It’s my right because as a parent, I accept the consequences and I know that letting my kids do things on their own is more dangerous than doing it all for them. I know it. I agonize over it. And I am painfully aware that if something were to happen to my kids on public transportation on their way to a concert or along the river trail on their way to the supermarket, I would be wracked with guilt and feel totally responsible. I would second-guess my choices and conclude that I was wrong. But I do that anyway with everything involving my kids. I don’t want to parent from a place of fear — it’s too scary.

This reminds me of when my son broke his arm when he was 9. It was a very bad break and he was in a lot of pain. Setting it was terrible and they gave him a drug during the procedure that made it so he felt the pain but wouldn’t remember the pain.

I regret that it happened to him. I don’t think he necessarily needed to break his arm to learn about life, and I would change this experience for him if I could.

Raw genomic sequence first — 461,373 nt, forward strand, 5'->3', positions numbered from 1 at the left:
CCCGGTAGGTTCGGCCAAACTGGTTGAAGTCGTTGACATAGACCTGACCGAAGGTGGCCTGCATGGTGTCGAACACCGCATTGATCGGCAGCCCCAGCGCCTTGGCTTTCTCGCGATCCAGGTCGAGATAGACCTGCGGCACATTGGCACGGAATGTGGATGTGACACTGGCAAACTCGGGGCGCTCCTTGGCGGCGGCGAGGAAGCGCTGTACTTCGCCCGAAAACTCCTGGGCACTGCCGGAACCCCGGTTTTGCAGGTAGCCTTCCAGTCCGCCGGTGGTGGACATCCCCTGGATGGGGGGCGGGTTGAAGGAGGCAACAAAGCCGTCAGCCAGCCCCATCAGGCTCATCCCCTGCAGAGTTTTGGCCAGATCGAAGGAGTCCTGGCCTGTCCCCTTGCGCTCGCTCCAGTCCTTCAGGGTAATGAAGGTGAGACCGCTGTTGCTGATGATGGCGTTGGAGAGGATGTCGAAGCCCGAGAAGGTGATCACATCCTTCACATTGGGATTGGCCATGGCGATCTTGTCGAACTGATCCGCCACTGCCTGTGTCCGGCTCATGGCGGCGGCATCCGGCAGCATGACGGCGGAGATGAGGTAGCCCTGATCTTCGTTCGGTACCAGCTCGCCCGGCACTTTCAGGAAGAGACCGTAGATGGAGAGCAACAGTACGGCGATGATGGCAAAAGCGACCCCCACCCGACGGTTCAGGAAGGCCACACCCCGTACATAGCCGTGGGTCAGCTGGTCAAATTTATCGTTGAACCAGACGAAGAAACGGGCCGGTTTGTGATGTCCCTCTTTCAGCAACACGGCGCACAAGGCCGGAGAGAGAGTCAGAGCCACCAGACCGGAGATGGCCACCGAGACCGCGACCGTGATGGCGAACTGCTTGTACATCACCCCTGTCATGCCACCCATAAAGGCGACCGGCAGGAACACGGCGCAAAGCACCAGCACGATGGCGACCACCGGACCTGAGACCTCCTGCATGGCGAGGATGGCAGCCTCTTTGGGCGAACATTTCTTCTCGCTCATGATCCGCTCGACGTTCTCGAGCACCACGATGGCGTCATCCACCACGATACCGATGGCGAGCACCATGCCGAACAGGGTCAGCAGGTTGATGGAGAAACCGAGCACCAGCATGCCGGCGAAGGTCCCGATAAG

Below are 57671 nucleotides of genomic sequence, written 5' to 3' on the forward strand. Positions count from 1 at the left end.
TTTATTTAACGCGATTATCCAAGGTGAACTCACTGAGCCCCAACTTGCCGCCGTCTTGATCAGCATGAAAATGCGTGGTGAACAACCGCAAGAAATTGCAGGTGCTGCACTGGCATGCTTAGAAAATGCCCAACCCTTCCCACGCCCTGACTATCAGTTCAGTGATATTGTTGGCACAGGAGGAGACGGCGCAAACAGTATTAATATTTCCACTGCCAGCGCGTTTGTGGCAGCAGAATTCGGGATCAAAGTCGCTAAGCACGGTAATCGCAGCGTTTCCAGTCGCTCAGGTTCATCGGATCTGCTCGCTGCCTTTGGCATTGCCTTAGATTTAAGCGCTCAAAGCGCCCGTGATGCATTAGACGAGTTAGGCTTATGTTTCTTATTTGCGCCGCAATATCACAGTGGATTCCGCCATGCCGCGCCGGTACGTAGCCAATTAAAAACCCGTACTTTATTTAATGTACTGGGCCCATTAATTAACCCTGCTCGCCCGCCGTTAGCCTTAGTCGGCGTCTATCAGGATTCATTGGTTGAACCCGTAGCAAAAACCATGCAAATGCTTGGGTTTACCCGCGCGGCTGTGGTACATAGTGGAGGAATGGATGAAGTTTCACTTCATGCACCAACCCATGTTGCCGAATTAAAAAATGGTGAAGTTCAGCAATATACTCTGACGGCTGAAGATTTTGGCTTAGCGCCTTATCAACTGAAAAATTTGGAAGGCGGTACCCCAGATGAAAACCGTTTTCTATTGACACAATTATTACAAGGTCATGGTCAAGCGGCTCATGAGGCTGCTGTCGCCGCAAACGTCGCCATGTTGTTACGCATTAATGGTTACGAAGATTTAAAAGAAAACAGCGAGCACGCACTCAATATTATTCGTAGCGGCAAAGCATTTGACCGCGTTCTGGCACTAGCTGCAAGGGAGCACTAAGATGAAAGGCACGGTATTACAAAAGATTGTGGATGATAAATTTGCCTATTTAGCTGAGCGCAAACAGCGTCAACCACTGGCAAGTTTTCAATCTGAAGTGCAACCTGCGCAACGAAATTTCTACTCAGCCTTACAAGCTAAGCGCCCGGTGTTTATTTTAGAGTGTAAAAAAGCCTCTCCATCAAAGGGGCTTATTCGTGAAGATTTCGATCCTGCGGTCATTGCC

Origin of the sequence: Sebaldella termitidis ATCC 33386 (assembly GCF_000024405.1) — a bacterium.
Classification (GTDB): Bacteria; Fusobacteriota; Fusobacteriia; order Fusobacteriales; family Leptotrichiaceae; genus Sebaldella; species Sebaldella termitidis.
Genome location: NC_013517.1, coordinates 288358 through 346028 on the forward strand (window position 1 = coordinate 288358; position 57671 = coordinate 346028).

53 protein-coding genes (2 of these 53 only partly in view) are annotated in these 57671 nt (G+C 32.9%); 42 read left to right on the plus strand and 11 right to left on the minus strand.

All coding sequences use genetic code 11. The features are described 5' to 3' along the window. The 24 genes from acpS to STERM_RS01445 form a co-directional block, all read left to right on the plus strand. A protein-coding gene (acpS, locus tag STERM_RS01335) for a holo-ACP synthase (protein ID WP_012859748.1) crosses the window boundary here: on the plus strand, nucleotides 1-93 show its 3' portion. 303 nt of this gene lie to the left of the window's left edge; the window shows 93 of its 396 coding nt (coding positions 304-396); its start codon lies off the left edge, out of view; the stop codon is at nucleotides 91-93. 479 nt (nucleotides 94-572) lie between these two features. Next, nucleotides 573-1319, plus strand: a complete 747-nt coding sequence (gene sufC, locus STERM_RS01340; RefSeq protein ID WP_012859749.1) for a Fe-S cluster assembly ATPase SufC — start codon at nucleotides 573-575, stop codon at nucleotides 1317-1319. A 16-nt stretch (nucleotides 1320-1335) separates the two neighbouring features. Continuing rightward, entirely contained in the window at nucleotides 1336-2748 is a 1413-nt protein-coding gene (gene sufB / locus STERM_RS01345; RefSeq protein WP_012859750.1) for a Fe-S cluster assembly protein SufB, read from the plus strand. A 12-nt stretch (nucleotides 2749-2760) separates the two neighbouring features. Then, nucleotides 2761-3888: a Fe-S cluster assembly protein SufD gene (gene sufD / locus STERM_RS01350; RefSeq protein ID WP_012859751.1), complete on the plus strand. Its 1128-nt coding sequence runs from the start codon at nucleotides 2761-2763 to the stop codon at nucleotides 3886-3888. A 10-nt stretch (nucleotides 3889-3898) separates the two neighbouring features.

The thing is, this happened while he was safely supervised at a great school that I had researched. How did he break it? He fell out of a swing. He wasn’t free-ranging somewhere while I napped obliviously on the sofa.

Things happen. Some of them are going to be our fault as a parent. I accept this. Some things will be our kids’ fault. I hate this. Some things will simply be unpreventable accidents. This is even worse.

But in the meantime, I don’t want my kids to be scared and overly cautious — how I sometimes feel as their mother. I want them to try and experience new things and play outside. The hardest part of “free-range” parenting is taking responsibility if something does go wrong. But then again, I already do this to the extreme.

So if they can learn to ride a bike or take a bus somewhere, I’m willing to teach them and then have them give it a try. Some may call this raising free-range kids, but I just call it parenting.